Oh, this is where the fun begins. For everything you wanted to know about carbs (well, maybe not everything) check out the BF Basics series, Carb Confusion. But here are the basics of carbs on the nutrition label.
The total carbohydrates are all the carbs in the product. This includes the fiber, the sugars and the “other carbohydrates” (usually sugar alcohols). But under that there are a few sub-categories. Let’s go through them.
Adults should strive for 25g of fiber a day, so this number is important. But a food should NOT be discounted because of low fiber. Recognize that some foods are never going to have high fiber. Meat, for instance. Meat is mainly a source of protein and therefore would not have a sufficient enough amount of carbohydrates to have good fiber.
One important thing, in my view, is to be wary of foods with really small serving sizes and a lot of fiber. How’d they get all that fiber in that little bit of food? Our bodies can’t break down fiber, which is why it doesn’t count in the “net carb” count of a food. But it does help scrub out our innards, which is good. Unfortunately the very thing that makes fiber good for our bodies makes it an unpleasant thing to eat. It’s tough to chew and makes other things really dense. So if you come across a small portion with high fiber, you might proceed with caution. I’m just sayin’.
You might also notice there are two types of fiber: Soluble and insoluble fiber.
- Soluble fiber (oats, beans, legumes, fruits, veggies), when mixed with water, forms a gel-like substance that swells. That helps us regulate glucose and cholesterol levels.
- Insoluble fiber (bulghur, quinoa) do not absorb water at all. To be blunt, these help us poo.
One note I make in Carb Confusion that bears repeating: Fiber is a carbohydrate, therefore you cannot get fiber without eating carbohydrates. And since you need fiber, it stands to reason that you need carbohydrates!
The best way to get fiber is to choose whole grain foods. Not to sound over simplistic, but a whole grain food uses the whole grain: the bran, the endosperm, the fiber. It’s all in there. Whole grain foods are highest in fiber. DON’T, however, be swayed by claims on food packaging that advertise that they provide your complete daily value of whole grains. This is not the same as being high fiber. Read the label!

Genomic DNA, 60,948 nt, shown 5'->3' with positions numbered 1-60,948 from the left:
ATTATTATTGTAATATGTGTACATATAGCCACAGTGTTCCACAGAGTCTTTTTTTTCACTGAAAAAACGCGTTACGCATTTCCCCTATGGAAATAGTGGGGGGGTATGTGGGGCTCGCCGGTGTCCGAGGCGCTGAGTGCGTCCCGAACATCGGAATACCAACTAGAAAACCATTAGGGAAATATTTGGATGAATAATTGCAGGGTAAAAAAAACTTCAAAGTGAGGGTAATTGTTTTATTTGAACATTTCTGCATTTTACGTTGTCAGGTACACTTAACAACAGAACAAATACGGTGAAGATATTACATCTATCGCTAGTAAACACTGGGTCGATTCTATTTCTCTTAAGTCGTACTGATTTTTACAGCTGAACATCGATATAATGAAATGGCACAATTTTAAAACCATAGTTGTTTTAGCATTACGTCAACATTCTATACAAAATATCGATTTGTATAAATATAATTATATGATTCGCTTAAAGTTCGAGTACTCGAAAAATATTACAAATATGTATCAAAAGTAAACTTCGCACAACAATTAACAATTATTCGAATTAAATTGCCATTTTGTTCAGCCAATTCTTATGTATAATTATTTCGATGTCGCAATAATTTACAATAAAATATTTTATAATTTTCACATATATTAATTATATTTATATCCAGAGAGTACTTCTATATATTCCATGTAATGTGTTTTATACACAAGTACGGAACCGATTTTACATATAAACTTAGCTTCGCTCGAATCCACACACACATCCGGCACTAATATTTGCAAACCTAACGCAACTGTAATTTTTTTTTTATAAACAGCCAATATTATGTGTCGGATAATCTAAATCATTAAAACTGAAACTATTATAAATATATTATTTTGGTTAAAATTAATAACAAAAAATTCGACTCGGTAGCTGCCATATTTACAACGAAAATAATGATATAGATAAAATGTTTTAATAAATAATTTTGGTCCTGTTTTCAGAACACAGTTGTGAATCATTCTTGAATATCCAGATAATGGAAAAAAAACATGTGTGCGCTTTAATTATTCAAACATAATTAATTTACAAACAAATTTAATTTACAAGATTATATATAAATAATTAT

Not to seem like I’m conducting shameless self promotion, but I also have a series on sugar content. Check it out to learn more than you ever wanted to know about sugar content. Again, here are the basics.
- Just because something has sugar listed does NOT mean it is bad! Fructose and lactose (fruit and milk sugars respectively) are both listed in the sugar category
- If something says sugar-free, however, there should be no sugar listed
- If something says no-sugar added, that means no sugar was added, but sugar in the source food may be present. So don’t flip if you see a sugar count listed. If that count is high, you need to think about whether you should be eating that food or not.
Those are usually sugar alcohols. Sugar alcohols are used to sweeten some things, but since our bodies can’t absorb them, they don’t count as sugars. They do, however, have an effect on your body. Foods high in sugar alcohols can produce painful gas, bloating and even unpleasant bathroom experiences.
Like the trans fat we talked about the other day, high sugar alcohol levels are commonly found in foods we should have in our “extreme moderation” column. Sugar-free cookies, ice cream and the like can all have high sugar alcohol levels.
Splenda, or sucralose, is NOT a sugar alcohol. Say what you want about it, but it’s not. Sugar alcohols end in…what else? “ol!” Manitol, Sorbital, Erythritol…these are all sugar alchohols. Be warned!
We’re coming into the home stretch, peeps! Are you feeling more educated and empowered! I haven’t heard a peep from any of you about this series so far. If you’re learning stuff, let me know! It’s the only way I know what to do more of!
Tomorrow, we talk about everyone’s favorite macro-nutrient: protein!